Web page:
Workers More Confident in Economy

Employee confidence in the economy increased for the sixth consecutive quarter -- reaching its highest point since 2010 -- but worker effort has hit an all-time low, according to research released this week by a subsidiary of IT consulting and research firm Gartner.

Nearly 55 percent of employees reported feeling confident in the third quarter, a roughly 1 point increase over the previous quarter, according to survey data from about 22,000 professionals in 40 countries compiled by Arlington, Va.-based technology and insights firm CEB. At the same time, perceptions of available job opportunities rose to a three-and-a-half-year high.

"Today's employee is far more aware of what opportunities are out there in other companies, and it's much easier to come across that info," said David Lewis, founder and CEO of Norwalk-based HR consulting and outsourcing firm Operations Inc. "That knowledge that there are so many other jobs out there has to be feeding confidence levels more than anything else."

Amid the improving outlook, job-seeking remains steady. The number of employees intending to stay in their current positions ticked up, by about 1 percent, for the second straight quarter.

In the third quarter, 16 percent of employees reported a high willingness to go above and beyond their assigned duties; the rate ran at 20 percent in the third quarter of 2013. The drop equates to one in five of a company's hardest-working employees no longer working as hard as they used to or not putting in additional effort, according to CEB.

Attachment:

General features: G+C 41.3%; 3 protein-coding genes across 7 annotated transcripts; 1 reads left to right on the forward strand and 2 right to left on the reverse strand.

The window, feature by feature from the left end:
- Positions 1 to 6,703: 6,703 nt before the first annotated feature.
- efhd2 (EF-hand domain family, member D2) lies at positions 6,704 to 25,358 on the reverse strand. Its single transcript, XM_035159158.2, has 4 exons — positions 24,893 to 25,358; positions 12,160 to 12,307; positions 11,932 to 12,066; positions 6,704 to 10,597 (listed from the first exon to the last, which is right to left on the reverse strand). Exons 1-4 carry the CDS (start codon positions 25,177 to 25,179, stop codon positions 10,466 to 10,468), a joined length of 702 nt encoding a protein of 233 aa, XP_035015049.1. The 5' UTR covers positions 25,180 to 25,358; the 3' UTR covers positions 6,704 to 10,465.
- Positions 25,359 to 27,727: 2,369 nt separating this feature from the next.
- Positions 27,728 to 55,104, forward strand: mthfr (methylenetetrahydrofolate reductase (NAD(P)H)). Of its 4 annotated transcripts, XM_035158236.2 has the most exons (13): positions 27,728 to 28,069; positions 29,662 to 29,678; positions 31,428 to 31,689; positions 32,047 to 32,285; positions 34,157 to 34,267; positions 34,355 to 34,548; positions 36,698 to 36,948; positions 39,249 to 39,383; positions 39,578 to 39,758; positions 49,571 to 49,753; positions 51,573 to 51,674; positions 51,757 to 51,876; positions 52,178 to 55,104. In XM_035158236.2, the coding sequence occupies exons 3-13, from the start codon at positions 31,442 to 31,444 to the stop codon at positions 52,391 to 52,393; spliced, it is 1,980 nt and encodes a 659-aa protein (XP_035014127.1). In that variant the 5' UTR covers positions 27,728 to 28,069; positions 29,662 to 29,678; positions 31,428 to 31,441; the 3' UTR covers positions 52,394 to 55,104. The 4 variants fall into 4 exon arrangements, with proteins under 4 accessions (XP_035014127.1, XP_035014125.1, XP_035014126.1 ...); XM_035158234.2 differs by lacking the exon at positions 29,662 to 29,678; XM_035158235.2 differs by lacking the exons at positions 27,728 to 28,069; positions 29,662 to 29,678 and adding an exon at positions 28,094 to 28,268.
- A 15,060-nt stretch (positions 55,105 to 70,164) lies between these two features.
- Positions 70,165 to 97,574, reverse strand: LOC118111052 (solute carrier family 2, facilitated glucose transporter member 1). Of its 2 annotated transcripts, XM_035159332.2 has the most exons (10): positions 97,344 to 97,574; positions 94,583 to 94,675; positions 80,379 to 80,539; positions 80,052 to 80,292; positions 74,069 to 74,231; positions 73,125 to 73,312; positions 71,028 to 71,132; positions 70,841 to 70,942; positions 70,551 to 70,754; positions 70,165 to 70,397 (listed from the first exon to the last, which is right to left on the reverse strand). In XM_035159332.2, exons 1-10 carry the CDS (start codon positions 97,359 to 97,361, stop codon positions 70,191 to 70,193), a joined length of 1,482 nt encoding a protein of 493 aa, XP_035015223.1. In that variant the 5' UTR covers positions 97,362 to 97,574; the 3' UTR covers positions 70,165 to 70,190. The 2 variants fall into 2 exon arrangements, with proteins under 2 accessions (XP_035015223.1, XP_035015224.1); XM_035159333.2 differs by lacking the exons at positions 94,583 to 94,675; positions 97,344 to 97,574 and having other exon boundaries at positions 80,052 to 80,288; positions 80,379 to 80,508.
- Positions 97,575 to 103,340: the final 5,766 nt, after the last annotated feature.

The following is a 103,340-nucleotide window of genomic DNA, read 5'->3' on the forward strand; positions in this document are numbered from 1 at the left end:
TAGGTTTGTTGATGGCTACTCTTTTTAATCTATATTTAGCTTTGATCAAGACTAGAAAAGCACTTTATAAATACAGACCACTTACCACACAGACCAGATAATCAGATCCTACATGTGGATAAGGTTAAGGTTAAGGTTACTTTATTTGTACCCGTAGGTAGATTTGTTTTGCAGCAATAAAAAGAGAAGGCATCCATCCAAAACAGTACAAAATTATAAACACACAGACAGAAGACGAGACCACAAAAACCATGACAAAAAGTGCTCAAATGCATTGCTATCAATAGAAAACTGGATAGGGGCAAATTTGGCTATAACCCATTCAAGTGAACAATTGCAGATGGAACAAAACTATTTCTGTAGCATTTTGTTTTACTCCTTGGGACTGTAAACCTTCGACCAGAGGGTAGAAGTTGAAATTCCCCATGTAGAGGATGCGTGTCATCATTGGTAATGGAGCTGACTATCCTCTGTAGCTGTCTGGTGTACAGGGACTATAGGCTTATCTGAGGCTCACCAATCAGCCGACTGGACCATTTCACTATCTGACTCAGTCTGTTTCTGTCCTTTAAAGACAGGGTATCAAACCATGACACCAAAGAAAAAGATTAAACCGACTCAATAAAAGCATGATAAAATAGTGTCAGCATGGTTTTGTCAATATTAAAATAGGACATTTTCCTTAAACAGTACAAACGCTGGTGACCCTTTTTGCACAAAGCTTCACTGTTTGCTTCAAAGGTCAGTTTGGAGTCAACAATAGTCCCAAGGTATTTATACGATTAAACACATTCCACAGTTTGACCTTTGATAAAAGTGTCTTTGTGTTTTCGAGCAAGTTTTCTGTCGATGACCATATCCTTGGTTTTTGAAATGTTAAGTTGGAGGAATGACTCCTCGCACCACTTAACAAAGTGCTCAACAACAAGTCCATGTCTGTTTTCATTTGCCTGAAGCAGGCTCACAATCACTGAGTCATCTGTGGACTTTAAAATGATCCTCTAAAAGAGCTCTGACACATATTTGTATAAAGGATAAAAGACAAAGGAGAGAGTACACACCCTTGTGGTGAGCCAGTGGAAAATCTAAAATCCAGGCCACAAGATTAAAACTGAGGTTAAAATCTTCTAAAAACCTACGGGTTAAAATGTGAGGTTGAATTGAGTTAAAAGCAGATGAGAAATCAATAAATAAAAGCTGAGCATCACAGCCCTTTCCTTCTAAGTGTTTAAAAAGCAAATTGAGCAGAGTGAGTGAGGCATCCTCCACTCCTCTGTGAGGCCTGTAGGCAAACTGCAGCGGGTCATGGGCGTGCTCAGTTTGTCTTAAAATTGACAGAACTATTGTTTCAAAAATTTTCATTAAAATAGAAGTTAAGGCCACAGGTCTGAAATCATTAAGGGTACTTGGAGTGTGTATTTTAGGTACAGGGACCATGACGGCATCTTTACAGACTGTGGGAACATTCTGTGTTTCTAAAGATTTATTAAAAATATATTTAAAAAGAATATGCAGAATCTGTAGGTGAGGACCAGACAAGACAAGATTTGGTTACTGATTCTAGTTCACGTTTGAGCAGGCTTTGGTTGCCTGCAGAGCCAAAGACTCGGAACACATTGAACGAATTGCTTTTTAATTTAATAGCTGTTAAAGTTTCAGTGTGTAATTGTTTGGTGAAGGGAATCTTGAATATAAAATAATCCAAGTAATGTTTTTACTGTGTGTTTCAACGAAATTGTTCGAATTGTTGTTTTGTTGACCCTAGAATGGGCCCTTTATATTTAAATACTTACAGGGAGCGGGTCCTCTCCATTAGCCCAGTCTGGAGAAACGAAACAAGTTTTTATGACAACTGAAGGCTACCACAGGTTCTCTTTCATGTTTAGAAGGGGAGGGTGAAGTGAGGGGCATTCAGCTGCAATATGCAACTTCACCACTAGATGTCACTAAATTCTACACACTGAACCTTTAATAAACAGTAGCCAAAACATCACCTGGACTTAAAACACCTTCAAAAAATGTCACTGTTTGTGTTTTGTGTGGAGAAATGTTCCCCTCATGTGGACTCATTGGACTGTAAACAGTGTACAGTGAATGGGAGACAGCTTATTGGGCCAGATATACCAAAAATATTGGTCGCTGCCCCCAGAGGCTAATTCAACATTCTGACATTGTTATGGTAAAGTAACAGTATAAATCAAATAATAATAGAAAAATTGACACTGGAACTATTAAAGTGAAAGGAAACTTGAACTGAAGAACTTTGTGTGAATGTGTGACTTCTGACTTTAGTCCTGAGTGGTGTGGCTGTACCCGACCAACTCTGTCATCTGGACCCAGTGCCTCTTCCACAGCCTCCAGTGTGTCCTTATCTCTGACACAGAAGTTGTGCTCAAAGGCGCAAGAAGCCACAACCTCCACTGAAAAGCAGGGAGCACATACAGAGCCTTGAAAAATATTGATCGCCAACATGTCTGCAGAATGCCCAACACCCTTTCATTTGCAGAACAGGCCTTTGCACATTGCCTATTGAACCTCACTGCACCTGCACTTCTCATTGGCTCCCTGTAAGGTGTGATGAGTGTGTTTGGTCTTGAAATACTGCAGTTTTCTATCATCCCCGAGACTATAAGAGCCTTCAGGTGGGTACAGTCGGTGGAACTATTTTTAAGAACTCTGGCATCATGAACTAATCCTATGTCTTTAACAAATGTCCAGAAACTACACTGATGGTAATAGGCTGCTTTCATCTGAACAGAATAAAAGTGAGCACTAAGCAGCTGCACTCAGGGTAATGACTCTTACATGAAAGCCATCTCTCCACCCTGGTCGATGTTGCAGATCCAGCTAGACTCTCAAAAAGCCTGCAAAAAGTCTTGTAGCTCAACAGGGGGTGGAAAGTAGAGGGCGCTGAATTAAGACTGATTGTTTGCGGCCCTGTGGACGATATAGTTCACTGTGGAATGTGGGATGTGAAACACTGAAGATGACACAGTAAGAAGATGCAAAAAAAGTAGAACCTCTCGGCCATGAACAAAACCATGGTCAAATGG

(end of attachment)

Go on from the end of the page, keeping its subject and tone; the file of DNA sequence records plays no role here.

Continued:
"In today's labor market, employees are not concerned about losing their job or their company underperforming," Brian Kropp, HR practice leader at CEB, said in a statement. "In addition, they feel there is a lack of opportunity to move up within their organizations, and thus very little incentive to work harder than they must. This lack of motivation is of course problematic for organizations, but also likely explains a significant part of the productivity drag we're seeing in several economies."

In southwestern Connecticut, workers' productivity often correlates with their range of job opportunities, Lewis said.

"For those who work locally and have no interest in commuting out of the area, their productivity shouldn't have altered that much in the post-recession era," Lewis said. "The market is such that they likely won't lose their jobs, but they also understand there are not a lot of opportunities for them locally to leave their current job and go somewhere else. When you don't have lots of opportunities, your motivation turns inward, and you're going to focus more on doing what you can to retain the job you're in."

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